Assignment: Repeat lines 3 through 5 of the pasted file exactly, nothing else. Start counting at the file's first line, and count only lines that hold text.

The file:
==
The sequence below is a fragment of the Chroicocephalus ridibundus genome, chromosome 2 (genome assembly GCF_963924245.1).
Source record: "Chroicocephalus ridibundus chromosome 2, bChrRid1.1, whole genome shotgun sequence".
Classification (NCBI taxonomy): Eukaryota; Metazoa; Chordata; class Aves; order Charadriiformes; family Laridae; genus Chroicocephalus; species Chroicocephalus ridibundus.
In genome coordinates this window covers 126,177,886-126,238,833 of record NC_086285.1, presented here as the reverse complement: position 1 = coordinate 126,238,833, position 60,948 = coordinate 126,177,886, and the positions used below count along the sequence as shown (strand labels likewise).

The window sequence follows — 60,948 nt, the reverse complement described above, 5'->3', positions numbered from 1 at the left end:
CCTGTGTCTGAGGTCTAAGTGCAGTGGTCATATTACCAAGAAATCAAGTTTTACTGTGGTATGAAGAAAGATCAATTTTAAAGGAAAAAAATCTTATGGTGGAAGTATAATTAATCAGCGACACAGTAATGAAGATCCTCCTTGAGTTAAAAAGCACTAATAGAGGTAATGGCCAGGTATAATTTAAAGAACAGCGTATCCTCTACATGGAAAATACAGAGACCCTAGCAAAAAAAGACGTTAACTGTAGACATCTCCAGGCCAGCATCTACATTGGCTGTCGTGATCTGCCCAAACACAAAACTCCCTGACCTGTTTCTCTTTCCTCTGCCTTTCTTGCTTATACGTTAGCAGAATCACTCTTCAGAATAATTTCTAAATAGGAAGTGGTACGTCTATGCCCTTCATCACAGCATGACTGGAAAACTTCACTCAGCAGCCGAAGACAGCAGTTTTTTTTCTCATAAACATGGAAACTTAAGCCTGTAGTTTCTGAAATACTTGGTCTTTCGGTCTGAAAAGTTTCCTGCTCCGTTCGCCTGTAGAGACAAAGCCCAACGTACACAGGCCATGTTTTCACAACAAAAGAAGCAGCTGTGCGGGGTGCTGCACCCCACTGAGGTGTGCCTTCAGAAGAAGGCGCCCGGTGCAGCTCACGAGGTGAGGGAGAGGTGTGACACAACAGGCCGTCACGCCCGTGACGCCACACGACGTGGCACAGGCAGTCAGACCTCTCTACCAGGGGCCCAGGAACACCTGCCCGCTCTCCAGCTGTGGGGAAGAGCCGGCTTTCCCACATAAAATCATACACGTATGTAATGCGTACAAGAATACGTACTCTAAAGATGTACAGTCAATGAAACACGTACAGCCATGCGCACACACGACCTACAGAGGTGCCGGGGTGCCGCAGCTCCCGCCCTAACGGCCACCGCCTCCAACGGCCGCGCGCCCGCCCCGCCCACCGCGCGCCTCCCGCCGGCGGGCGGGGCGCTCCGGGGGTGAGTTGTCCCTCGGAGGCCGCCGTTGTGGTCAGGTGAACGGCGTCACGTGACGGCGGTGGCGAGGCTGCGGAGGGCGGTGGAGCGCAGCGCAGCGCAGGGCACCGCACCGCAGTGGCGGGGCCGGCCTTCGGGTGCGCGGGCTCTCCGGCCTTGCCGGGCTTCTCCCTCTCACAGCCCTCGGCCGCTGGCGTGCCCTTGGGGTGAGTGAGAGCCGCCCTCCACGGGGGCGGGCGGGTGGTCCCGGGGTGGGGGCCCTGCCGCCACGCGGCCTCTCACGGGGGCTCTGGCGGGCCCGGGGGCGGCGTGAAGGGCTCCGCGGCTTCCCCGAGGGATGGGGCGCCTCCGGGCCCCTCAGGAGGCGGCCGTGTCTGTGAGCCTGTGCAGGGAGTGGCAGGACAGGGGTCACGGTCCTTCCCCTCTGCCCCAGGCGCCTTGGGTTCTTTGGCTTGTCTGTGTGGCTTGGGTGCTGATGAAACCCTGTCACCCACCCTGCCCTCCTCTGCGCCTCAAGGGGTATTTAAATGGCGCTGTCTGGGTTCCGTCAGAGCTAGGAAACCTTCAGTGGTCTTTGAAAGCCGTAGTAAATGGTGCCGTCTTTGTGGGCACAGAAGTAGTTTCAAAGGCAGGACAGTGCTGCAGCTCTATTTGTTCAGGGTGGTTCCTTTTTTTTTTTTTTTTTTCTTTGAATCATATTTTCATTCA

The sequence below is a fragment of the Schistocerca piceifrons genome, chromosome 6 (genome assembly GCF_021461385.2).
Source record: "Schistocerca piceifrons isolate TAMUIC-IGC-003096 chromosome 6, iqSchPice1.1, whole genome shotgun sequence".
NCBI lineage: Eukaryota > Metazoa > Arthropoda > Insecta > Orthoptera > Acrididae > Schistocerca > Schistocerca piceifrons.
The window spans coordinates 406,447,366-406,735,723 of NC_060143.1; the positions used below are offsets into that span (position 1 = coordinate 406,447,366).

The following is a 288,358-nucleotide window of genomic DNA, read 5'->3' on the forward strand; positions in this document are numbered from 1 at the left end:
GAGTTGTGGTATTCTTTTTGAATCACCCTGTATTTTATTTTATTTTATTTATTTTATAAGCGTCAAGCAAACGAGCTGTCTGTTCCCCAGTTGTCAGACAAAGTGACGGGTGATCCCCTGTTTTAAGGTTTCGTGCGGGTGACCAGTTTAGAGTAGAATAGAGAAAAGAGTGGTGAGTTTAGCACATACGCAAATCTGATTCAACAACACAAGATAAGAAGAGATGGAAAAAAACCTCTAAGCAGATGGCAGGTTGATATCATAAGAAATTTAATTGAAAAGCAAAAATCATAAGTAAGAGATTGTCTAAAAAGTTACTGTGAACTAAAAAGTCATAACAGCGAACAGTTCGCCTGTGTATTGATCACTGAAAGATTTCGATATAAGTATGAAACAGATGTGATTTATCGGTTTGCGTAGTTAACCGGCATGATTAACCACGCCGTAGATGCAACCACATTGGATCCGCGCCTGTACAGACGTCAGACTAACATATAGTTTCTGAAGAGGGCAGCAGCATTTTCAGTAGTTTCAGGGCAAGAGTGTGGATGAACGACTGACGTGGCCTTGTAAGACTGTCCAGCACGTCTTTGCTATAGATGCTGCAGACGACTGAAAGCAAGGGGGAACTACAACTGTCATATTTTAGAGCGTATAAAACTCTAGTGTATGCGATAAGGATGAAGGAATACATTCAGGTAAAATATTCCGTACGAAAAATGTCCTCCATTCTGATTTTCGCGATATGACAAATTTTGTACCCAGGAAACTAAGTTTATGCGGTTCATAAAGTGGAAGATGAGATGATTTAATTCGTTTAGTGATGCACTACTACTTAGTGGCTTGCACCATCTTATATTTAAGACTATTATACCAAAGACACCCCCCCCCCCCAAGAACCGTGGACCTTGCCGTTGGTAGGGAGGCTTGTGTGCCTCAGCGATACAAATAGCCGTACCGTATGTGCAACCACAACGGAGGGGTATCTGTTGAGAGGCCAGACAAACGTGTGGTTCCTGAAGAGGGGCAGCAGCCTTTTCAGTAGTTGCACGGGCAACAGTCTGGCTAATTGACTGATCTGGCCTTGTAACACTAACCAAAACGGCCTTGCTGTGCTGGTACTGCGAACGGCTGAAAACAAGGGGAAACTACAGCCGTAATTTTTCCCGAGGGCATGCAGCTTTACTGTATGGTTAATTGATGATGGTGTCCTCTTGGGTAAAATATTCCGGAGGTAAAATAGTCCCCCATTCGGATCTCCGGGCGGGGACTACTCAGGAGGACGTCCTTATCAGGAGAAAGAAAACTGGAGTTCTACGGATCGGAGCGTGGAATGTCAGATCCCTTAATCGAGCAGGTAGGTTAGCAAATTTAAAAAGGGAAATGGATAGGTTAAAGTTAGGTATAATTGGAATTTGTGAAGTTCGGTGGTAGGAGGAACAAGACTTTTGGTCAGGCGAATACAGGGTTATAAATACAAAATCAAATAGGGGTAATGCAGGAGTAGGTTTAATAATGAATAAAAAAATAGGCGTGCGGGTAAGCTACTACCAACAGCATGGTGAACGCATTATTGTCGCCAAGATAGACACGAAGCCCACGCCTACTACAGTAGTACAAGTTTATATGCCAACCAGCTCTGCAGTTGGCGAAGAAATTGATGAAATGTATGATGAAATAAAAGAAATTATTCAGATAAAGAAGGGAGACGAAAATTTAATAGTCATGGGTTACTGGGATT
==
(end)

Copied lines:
Classification (NCBI taxonomy): Eukaryota; Metazoa; Chordata; class Aves; order Charadriiformes; family Laridae; genus Chroicocephalus; species Chroicocephalus ridibundus.
In genome coordinates this window covers 126,177,886-126,238,833 of record NC_086285.1, presented here as the reverse complement: position 1 = coordinate 126,238,833, position 60,948 = coordinate 126,177,886, and the positions used below count along the sequence as shown (strand labels likewise).

The window sequence follows — 60,948 nt, the reverse complement described above, 5'->3', positions numbered from 1 at the left end: